Friday, November 1, 2013

The search for authentic foods: Sriracha and tomatoes

Sriracha, the hot sauce condiment with the distinctive rooster bottle, is made in the U.S. with fresh chiles (unlike competitors such as Tabasco). This article goes into the background of its founder David Tran, who began concocting it in the 1980s when he missed the flavors of his native Vietnam.
His unwillingness to compromise on quality means that the chilies for Sriracha need to be processed within a day of being picked. So Huy Fong’s Rosemead factory sits only an hour away from Underwood Family Farms, which has been the company’s only chili supplier for the past 20 years. Its new plant in Irwindale is only a few miles further away. Finding new land fit for further chili harvesting has proved difficult—the land needs not only to be vast, but also fit for the purpose. “I can’t buy land that’s being used to harvest oranges,” Tran explained. “It’s not right for chilies.”
The other upshot of the high demand is that in 33 years, according to Tran, Huy Fong Foods has neither employed a single salesman nor spent a cent on advertising. Advertising would merely widen the gap between demand and supply even further. ”I don’t advertise, because I can’t advertise,” Tran explained.
Sriracha has many devotees, including moi. On the scale of Sriracha loving devised by the Oatmeal's Matthew Inman, I attained the ranking at right. See how you do on his quiz!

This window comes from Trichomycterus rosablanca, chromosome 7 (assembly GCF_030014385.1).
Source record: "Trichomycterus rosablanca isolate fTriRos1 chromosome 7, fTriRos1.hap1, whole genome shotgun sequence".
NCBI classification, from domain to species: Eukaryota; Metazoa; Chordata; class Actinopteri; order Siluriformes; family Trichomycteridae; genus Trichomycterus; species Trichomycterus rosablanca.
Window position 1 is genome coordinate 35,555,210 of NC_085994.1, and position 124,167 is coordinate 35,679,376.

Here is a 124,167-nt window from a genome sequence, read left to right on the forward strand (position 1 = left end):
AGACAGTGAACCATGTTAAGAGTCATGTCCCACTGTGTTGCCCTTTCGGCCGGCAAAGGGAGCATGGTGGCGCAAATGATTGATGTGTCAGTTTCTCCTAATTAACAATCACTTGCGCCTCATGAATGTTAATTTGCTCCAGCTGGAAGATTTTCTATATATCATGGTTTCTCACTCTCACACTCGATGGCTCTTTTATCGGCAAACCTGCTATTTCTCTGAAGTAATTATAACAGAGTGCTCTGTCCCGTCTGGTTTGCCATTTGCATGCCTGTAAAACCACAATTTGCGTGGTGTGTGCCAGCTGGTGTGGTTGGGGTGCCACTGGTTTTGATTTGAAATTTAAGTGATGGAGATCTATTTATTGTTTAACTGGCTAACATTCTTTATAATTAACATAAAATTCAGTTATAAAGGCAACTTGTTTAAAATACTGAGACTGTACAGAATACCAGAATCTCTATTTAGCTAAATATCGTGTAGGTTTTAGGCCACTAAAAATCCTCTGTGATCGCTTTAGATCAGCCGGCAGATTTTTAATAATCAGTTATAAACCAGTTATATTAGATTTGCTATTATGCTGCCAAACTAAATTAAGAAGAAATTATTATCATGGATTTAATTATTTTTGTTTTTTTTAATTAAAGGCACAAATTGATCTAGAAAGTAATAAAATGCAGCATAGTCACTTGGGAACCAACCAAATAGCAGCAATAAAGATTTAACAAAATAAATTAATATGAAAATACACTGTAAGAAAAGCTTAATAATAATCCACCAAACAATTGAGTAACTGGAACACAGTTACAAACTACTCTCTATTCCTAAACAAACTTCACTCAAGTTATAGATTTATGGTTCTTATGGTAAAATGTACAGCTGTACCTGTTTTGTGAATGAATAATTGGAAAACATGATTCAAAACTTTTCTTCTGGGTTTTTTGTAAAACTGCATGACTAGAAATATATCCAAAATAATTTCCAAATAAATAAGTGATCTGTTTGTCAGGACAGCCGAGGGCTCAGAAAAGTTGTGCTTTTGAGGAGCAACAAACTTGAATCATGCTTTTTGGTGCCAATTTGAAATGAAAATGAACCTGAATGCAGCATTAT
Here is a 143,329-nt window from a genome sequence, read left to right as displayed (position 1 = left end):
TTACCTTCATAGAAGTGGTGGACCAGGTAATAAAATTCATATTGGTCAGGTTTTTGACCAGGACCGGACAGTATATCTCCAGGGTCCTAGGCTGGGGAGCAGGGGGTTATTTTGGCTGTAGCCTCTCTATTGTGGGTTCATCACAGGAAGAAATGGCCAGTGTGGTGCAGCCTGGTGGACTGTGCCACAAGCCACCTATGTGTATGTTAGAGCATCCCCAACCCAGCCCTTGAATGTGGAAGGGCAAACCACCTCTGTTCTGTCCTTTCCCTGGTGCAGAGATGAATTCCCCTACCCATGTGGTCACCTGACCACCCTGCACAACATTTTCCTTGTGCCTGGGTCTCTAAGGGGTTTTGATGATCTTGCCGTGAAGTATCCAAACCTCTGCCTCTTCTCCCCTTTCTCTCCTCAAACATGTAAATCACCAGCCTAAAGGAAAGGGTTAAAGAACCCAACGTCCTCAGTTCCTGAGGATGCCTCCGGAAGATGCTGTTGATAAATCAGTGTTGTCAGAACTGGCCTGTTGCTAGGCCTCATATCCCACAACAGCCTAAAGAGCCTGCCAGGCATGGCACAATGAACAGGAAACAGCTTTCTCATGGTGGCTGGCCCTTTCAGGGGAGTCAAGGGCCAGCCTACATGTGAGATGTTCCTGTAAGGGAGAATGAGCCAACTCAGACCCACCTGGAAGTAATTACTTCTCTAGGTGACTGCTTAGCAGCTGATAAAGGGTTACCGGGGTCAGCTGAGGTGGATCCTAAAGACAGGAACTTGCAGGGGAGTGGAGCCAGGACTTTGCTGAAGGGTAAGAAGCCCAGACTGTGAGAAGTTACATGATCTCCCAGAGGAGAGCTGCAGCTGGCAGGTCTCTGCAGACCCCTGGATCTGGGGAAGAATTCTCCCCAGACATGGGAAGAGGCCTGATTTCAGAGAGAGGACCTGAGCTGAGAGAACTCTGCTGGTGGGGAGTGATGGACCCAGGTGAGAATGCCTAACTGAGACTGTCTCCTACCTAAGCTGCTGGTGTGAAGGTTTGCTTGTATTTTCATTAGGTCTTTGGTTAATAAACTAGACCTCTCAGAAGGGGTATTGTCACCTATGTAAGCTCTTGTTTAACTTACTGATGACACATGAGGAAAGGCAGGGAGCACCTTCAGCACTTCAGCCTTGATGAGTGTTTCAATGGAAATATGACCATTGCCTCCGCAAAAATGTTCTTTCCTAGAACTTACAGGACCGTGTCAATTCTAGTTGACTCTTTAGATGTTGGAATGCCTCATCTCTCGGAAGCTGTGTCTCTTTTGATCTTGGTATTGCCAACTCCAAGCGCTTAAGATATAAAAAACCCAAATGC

I applaud Mr Tran for his adherence to the authenticity of flavors. So many foods in our world are processed and diluted and traduced and destroyed. Take the divine tomato, for instance. The things done to that versatile fruit in order to get it to the supermarket are just plain ghastly. You can read all about it (and weep) in both Ripe: The Search for the Perfect Tomato  and in Tomatoland: How Modern Industrial Agriculture Destroyed Our Most Alluring Fruit.
If you're fortunate enough to obtain the unadulterated item, then exploit your blessings of lusciousness with Tomatoes in 60 Ways: Great Recipe Ideas with a Classic Ingredient. (Hurrah for farmer's markets and the local, organic food movement!)
Complementing one's culinary creations are the dishes one serves them on, and oh do we have the pertinent book in that regard! It's Dish: 813 Colorful, Wonderful Dinner Plates, and below are a few samples of its riches. I actually own the set from which the turkey plate below comes, if you can believe it! (A family friend gave it to me.) It's Johnson Brothers' "Windsorware Native American" (a.k.a. the Standing Turkey Pattern) and was manufactured from early 1950's through the early 1970's.


  1. Fortunately, we all get to continue to enjoy our sriracha considering that the company was being sued just a few days

  2. I admit it I feel odd commenting about dinnerware, but the 1950s looking dinnerware sets in your post are GREAT!!!! Especially the black plate and the starry plates. Thanks! :-D

  3. Is American Limoges in the book? I've got their China Bouquet, also discontinued.